A "terrorist" had been killed in a firefight the same evening, said a military official
India will on Thursday lift an advisory asking tourists and pilgrims to leave Jammu & Kashmir, further rolling back steps taken during a crackdown launched before the government took away the Muslim majority state's special status two months ago.
Even as the state government issued its statement on Monday night saying the travel advisory would be lifted, persistent security risks were manifest as a military official said a "terrorist" had been killed in a firefight the same evening.
The dead militant was a member of the Pakistan-based Lashkar-e-Taiba (LeT), and was the fifth militant to killed since the crackdown began, a police officer told Reuters, requesting anonymity as he was not authorized to speak to media.
The firefight took place in Pulwama district, some 25 kilometres (16 miles) south of Srinagar, the state's summer capital, and in the same area where in February a suicide bomber rammed a car into a bus carrying Indian paramilitary police.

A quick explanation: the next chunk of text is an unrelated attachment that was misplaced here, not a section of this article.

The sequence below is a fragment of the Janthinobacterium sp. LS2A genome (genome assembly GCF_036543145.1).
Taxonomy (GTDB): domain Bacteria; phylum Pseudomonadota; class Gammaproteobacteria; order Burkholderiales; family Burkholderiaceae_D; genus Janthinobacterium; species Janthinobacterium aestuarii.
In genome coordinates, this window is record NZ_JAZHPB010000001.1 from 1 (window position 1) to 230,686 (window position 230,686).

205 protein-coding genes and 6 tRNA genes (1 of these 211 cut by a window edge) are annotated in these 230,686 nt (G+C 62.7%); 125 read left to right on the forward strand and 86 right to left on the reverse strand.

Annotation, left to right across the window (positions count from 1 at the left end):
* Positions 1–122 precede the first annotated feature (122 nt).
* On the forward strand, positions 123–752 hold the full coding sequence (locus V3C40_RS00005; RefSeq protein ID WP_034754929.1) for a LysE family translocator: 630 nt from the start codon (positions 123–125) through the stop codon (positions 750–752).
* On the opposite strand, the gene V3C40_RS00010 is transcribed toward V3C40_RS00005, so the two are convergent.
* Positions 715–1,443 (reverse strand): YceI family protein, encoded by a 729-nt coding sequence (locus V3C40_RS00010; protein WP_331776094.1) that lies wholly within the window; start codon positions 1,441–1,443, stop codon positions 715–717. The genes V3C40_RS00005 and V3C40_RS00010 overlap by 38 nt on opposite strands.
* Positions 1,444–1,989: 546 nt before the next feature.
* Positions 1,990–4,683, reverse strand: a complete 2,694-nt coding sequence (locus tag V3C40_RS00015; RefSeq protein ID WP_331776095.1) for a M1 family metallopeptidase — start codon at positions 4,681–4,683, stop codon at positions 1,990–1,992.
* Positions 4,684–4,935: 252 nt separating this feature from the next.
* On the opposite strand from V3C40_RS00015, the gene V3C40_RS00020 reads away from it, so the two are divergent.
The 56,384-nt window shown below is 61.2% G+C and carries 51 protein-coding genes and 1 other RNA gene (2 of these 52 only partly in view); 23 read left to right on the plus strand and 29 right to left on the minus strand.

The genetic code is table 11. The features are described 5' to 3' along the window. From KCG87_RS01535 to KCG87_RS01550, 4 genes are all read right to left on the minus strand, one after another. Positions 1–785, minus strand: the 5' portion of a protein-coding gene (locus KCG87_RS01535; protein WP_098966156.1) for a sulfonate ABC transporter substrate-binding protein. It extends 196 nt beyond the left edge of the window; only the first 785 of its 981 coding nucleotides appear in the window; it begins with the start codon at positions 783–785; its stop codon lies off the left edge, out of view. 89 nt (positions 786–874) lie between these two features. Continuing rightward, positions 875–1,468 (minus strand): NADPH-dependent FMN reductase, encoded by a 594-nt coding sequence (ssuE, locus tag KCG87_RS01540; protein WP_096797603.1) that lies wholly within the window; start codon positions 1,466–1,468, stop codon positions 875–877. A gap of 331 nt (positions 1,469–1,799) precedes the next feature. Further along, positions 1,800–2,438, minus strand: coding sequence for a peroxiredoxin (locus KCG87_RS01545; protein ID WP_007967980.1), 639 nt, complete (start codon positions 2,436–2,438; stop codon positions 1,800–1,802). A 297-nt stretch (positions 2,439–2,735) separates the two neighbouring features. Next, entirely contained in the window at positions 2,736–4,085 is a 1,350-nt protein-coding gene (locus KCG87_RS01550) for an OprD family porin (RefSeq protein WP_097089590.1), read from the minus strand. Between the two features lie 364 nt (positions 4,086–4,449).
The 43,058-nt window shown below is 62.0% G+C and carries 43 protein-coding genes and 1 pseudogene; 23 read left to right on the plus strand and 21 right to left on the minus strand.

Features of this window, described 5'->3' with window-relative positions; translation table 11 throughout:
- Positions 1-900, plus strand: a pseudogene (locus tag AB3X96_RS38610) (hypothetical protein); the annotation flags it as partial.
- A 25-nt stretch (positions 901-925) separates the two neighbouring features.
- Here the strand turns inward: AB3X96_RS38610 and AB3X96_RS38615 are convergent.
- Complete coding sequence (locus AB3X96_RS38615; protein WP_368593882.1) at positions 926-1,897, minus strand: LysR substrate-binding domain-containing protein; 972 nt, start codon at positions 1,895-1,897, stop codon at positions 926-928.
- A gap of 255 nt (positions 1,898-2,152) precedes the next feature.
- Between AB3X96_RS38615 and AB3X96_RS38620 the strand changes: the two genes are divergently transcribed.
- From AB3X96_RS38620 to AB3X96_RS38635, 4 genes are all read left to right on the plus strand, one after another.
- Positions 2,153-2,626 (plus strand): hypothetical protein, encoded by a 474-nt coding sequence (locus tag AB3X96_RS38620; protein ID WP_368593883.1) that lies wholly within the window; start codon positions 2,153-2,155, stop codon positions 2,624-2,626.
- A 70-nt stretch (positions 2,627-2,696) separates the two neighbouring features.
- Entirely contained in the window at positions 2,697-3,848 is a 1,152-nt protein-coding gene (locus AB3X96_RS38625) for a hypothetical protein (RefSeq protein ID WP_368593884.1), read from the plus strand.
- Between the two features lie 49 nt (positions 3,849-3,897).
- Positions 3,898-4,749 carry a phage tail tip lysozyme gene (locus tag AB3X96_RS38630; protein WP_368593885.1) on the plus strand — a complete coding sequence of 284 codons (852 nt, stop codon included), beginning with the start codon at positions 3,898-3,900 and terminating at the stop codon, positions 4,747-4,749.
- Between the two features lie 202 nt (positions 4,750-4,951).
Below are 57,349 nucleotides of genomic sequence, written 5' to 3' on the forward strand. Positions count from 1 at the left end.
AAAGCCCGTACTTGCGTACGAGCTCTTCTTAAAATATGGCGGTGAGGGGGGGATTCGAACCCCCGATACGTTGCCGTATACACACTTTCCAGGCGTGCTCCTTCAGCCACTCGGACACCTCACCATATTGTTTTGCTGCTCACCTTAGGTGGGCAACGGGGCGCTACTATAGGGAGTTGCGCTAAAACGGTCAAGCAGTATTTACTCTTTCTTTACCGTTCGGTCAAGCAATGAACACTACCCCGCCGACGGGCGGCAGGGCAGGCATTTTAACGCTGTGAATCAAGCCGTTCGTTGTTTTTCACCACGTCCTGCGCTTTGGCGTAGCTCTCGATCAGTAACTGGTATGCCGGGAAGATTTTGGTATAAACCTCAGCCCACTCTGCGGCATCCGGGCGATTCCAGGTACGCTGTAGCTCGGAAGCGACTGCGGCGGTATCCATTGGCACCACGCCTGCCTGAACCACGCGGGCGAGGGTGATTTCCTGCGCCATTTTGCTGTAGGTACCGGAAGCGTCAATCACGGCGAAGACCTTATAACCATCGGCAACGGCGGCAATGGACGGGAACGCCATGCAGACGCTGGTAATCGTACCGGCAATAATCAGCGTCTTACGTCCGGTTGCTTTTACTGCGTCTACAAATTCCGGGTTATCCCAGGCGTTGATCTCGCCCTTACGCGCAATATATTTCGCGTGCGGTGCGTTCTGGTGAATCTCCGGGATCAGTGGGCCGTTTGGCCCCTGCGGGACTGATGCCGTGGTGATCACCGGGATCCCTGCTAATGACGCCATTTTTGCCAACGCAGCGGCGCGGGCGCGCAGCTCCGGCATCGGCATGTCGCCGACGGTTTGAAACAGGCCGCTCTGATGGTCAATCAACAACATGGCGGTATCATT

Thousands of Indian tourists, pilgrims and workers had fled Jammu & Kashmir in early August after authorities issued a security alert over possible militant attacks by Pakistan-backed groups, assertions rejected by Islamabad.
Telephone and internet services were suspended and public movements restricted in some areas to prevent protests hours before India announced it had revoked the region's special status.
Some curbs have since been lifted. On Sunday, some 15 members of the main National Conference party were allowed to meet two senior leaders detained in the crackdown.
However, mobile and internet services are largely still blocked in the Kashmir valley.
Kashmir touts itself as a "Paradise on Earth" and is known for its mountains, glaciers and Dal Lake, a favourite destination centuries ago for Mughal emperors escaping the summer heat of India's plains.
However, Britain and other countries still have advisories in place discouraging their citizens from travelling to Jammu and Kashmir, where a grenade attack injured 10 people on the weekend.
The "terrorist" killed on Monday night died during a "firefight" after the army set up checkpoints and laid ambushes in orchards, a military official said, declining to be named.
Kashmir is divided between India and Pakistan, and both claim the territory in full. More than 40,000 people have been killed in an insurgency in the Indian part of Kashmir since 1989.
Prime Minister Narendra Modi's government says scrapping state's special status was necessary to integrate it fully into the rest of India and spur development. Critics say the decision will alienate people further and fuel armed resistance.